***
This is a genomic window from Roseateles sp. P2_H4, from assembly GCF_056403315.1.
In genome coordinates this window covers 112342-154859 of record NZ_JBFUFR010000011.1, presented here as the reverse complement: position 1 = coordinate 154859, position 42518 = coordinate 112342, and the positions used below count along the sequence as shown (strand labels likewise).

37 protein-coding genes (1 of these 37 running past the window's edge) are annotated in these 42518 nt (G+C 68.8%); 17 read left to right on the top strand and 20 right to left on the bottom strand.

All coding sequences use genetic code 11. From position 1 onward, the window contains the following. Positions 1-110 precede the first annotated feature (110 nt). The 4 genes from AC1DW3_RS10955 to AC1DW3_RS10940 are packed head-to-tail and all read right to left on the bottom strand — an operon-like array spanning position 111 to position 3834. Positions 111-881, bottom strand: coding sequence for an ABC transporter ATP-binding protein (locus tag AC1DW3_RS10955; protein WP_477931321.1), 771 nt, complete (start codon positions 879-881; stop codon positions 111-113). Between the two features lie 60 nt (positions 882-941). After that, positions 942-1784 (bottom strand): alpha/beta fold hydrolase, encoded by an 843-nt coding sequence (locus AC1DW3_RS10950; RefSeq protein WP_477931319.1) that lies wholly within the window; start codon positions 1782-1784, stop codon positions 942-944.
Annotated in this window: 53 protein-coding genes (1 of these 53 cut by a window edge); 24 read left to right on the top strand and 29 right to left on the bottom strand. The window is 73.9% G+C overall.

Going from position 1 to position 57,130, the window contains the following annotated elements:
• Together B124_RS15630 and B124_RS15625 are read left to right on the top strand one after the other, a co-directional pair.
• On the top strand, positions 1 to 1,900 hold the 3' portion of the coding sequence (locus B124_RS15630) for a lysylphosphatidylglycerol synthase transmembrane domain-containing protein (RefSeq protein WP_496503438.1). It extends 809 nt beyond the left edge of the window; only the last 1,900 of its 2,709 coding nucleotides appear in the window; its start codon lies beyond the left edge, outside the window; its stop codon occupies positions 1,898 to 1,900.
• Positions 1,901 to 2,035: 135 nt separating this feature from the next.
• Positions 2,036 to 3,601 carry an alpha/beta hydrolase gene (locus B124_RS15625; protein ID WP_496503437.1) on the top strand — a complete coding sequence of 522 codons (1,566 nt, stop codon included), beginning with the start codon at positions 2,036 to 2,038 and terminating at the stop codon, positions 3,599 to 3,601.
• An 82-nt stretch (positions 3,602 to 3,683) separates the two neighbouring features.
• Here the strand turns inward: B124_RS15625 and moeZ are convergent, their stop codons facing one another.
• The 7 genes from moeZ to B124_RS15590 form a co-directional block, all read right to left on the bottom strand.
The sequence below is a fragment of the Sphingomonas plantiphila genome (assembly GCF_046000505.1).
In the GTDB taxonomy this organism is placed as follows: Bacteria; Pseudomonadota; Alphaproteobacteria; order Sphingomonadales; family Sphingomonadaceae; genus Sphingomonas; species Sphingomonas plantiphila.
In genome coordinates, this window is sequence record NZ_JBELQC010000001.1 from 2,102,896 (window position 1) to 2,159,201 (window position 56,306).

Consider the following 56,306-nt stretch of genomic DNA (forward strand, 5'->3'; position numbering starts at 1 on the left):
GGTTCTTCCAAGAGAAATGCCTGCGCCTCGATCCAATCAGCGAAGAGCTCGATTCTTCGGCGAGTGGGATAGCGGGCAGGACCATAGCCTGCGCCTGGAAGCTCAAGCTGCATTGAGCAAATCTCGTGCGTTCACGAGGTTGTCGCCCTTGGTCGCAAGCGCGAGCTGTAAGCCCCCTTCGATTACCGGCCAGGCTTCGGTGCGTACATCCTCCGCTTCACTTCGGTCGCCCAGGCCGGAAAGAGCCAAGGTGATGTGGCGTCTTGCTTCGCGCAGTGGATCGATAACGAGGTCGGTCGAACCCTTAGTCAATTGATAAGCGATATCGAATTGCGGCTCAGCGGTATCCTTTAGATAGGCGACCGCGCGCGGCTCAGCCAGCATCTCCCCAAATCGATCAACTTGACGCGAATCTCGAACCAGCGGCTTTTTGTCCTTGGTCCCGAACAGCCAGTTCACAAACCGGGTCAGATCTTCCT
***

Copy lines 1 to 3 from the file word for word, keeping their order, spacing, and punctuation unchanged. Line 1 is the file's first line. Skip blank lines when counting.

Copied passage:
This is a genomic window from Roseateles sp. P2_H4, from assembly GCF_056403315.1.
In genome coordinates this window covers 112342-154859 of record NZ_JBFUFR010000011.1, presented here as the reverse complement: position 1 = coordinate 154859, position 42518 = coordinate 112342, and the positions used below count along the sequence as shown (strand labels likewise).

37 protein-coding genes (1 of these 37 running past the window's edge) are annotated in these 42518 nt (G+C 68.8%); 17 read left to right on the top strand and 20 right to left on the bottom strand.